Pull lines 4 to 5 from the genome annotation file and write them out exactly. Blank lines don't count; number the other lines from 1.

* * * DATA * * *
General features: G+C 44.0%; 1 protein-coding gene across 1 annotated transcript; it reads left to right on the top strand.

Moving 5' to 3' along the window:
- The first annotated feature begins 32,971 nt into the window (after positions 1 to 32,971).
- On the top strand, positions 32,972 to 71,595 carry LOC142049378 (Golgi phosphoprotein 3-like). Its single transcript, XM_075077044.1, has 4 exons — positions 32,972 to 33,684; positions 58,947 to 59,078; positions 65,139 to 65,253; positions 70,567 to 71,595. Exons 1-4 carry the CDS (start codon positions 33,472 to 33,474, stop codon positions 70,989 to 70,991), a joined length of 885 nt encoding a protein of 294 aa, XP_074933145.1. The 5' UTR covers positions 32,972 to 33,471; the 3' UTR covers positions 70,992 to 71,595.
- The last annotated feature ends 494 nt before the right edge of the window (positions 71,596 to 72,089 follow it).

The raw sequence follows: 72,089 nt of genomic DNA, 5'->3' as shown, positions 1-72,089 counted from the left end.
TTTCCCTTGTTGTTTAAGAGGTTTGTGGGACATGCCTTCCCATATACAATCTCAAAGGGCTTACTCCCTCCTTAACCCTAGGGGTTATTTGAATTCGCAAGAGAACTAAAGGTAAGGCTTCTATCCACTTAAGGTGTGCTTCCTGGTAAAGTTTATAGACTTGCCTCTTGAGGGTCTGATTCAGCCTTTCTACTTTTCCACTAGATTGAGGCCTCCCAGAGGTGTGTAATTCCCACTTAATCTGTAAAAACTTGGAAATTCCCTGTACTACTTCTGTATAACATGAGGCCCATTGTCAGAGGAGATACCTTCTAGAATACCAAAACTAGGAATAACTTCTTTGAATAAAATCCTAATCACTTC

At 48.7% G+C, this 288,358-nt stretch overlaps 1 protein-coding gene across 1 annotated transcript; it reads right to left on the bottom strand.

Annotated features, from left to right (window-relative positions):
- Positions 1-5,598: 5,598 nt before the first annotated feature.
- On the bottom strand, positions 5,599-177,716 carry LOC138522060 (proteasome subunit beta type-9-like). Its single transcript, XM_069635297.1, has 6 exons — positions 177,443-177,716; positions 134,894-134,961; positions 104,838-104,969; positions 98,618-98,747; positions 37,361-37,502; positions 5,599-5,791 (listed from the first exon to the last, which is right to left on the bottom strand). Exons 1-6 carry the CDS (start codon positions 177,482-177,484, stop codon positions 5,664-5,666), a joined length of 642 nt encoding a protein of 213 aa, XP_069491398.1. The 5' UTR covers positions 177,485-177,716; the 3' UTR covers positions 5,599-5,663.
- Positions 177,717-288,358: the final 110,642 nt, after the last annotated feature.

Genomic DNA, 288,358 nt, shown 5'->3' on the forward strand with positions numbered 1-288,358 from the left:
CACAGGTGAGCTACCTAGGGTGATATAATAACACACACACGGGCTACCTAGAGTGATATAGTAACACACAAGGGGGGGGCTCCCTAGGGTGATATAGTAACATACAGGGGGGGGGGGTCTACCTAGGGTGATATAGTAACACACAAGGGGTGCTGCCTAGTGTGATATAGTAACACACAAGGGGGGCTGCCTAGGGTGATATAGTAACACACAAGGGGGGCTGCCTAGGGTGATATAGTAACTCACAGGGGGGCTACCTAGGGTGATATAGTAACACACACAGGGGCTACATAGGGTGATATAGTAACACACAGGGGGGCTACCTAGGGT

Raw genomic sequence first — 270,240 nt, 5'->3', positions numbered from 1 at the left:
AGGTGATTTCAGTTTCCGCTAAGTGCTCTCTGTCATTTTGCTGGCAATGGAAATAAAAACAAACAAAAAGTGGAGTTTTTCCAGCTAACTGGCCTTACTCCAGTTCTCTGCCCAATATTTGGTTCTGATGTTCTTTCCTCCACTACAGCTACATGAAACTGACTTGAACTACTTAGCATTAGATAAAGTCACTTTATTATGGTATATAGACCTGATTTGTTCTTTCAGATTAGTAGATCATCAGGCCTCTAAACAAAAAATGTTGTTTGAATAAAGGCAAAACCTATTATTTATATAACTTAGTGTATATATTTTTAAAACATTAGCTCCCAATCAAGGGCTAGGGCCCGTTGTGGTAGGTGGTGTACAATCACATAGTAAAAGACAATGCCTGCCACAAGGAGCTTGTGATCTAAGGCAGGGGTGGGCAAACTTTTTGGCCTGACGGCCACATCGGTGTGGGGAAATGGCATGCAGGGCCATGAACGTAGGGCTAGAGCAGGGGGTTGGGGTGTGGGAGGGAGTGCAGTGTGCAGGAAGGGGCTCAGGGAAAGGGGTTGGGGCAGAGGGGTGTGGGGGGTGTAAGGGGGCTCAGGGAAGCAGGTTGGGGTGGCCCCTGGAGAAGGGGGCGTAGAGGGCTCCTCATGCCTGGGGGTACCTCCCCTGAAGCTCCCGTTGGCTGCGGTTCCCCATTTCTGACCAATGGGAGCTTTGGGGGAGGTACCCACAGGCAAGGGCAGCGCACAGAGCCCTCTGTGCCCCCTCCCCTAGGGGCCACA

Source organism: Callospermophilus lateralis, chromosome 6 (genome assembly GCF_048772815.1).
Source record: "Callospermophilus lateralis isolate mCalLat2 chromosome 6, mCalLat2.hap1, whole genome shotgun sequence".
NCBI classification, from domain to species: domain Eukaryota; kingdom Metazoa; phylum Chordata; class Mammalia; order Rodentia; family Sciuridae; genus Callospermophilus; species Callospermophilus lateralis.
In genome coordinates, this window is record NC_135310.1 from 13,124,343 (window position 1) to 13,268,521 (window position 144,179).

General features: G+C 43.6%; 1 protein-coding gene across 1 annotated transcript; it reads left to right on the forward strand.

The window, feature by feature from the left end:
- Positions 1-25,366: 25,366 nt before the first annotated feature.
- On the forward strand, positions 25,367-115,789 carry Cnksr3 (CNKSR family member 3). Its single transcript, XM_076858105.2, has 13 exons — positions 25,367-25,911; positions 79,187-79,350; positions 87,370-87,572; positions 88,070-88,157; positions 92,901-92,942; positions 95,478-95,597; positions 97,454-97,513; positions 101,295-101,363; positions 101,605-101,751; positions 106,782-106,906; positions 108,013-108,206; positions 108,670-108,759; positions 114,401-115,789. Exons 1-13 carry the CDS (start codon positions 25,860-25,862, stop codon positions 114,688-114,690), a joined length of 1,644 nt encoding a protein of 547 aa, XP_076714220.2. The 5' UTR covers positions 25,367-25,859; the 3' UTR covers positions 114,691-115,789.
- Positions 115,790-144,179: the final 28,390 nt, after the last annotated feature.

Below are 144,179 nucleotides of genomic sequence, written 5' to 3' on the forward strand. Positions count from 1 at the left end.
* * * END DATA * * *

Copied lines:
- On the top strand, positions 32,972 to 71,595 carry LOC142049378 (Golgi phosphoprotein 3-like). Its single transcript, XM_075077044.1, has 4 exons — positions 32,972 to 33,684; positions 58,947 to 59,078; positions 65,139 to 65,253; positions 70,567 to 71,595. Exons 1-4 carry the CDS (start codon positions 33,472 to 33,474, stop codon positions 70,989 to 70,991), a joined length of 885 nt encoding a protein of 294 aa, XP_074933145.1. The 5' UTR covers positions 32,972 to 33,471; the 3' UTR covers positions 70,992 to 71,595.
- The last annotated feature ends 494 nt before the right edge of the window (positions 71,596 to 72,089 follow it).